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HK suspect issue reveals ‘demons’: Su

MIRROR, MIRROR:The premier linked C.V. Chen representing Chan Tong-kai and Ma Ying-jeou’s ‘fake crying’ to Peter Koon, a member of a Chinese advisory body

By Sean Lin  /  Staff reporter

Former Straits Exchange Foundation secretary-general C.V. Chen attends a news conference in Taipei on June 21, 2014.

Photo: Chien Jung-fong, Taipei Times

The issue of how to handle Hong Kong murder suspect Chan Tong-kai (陳同佳) is akin to a “demon-revealing mirror” that can reveal not only the demon, but also the “demon within the demon,” Premier Su Tseng-chang (蘇貞昌) said yesterday.

Su made the remark on the sidelines of a meeting at the Legislative Yuan in Taipei following a statement earlier yesterday by the Reverend Peter Koon (管浩鳴), a member of the Chinese People’s Political Consultative Conference and Anglican clergyman, saying that Chan would surrender to Taiwanese authorities after January’s presidential and legislative elections.

Chan has reportedly confessed to Hong Kong police that he killed his pregnant girlfriend, Poon Hiu-wing (潘曉穎), in February last year while visiting Taiwan, before returning to Hong Kong.

The Hong Kong government on Monday notified Taiwan that Chan would like to “turn himself in” to Taiwanese authorities after leaving prison. He was on Wednesday released from a Hong Kong prison after serving a suspended sentence for theft and money laundering charges.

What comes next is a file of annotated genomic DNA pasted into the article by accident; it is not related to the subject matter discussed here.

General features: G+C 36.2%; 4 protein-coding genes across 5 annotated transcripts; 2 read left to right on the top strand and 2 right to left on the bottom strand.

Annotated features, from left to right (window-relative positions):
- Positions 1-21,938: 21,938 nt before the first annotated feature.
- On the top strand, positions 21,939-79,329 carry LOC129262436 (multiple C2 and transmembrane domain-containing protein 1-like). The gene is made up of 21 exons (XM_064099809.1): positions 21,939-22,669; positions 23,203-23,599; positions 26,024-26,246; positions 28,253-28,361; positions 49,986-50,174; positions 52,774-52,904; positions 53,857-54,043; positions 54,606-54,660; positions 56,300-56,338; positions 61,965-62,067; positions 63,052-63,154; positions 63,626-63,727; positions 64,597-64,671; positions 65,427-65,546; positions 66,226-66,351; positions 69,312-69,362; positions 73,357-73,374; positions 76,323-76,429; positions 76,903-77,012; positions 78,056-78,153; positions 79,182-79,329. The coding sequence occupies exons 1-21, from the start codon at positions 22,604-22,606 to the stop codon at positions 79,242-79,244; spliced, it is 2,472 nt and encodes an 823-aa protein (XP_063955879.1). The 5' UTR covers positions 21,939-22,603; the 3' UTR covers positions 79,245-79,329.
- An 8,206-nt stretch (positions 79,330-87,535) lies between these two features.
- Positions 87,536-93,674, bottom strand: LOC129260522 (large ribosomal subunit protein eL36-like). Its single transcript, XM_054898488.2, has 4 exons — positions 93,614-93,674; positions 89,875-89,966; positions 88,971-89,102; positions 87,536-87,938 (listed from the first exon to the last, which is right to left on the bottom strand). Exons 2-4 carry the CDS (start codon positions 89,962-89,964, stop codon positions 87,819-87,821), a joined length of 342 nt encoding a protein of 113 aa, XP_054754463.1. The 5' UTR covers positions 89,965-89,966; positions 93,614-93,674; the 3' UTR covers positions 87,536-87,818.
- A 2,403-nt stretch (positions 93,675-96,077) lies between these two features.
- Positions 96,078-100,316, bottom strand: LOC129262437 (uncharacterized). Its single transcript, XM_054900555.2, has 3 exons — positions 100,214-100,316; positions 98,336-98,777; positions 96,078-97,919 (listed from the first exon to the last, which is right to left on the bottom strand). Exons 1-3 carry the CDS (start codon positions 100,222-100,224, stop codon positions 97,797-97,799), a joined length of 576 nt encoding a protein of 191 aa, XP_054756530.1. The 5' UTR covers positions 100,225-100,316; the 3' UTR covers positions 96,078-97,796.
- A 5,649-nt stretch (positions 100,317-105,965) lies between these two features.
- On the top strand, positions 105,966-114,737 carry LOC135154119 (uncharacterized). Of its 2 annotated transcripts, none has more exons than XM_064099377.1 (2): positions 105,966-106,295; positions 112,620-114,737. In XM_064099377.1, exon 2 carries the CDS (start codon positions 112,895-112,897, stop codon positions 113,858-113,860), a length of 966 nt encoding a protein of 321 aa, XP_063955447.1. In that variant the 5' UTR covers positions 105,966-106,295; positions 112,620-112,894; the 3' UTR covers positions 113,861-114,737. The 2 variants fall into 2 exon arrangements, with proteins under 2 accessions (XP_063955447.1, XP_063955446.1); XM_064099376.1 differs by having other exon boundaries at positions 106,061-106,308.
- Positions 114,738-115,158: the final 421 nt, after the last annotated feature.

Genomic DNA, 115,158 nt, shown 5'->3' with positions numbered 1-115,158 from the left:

It appears that “a close friend of former president Ma Ying-jeou (馬英九)” planned to “let the Hong Kong government off the hook” regarding a controversy over a now-withdrawn extradition bill — the catalyst for months-long protests in the territory — by representing Chan, Su said.

The premier was referring to lawyer C.V. Chen (陳長文), who was the first secretary-general of the Straits Exchange Foundation when it was founded in 1991.

Su said that Chen representing Chan and Ma’s “fake crying” on Tuesday apparently to show sympathy for the victim’s family are linked to “a clergyman who doubles as a Chinese People’s Political Consultative Conference member” who has acted as an intermediary between Chen and the Hong Kong government.

He likened the situation to a “demon-revealing mirror that has revealed the demon and the demon within the demon.”

If the government is not vigilant, it could remain in the dark after Taiwan has fallen into a trap, Su said.

During a question-and-answer session with Chinese Nationalist Party (KMT) Legislator Lu Yu-ling (呂玉玲), Su denied that the Mainland Affairs Council and the National Immigration Agency had interfered with the Shilin District Prosecutors’ Office’s investigation into the case by denying Chen entry into the nation.

The government has repeatedly urged Hong Kong to press murder charges against Chan due to its proximity and access, but it has instead allowed the suspect of a felony to travel freely, he said.

After Su said that Chan would no longer be coming to Taiwan, Lu said that he would, as he has been communicating with Koon.

The situation is “out of control,” Su said.

Lu then appeared stumped when Su asked her when Chan would apply to visit Taiwan.

The government should “do what it should” regarding Chan’s case, Lu said, to which Su replied that it has been doing exactly that.

Separately yesterday, Ma said Su’s analogy showed that he is unfit to be premier, adding that its absurdity was dumbfounding.

From President Tsai Ing-wen (蔡英文) to her ministers, the Democratic Progressive Party (DPP) has made a string of blunders, as none of them seem to know that Hong Kong does not have jurisdiction over a criminal case that occurred outside its borders, Ma said.

The DPP got itself into a sticky situation and has resorted to scapegoating, he added.

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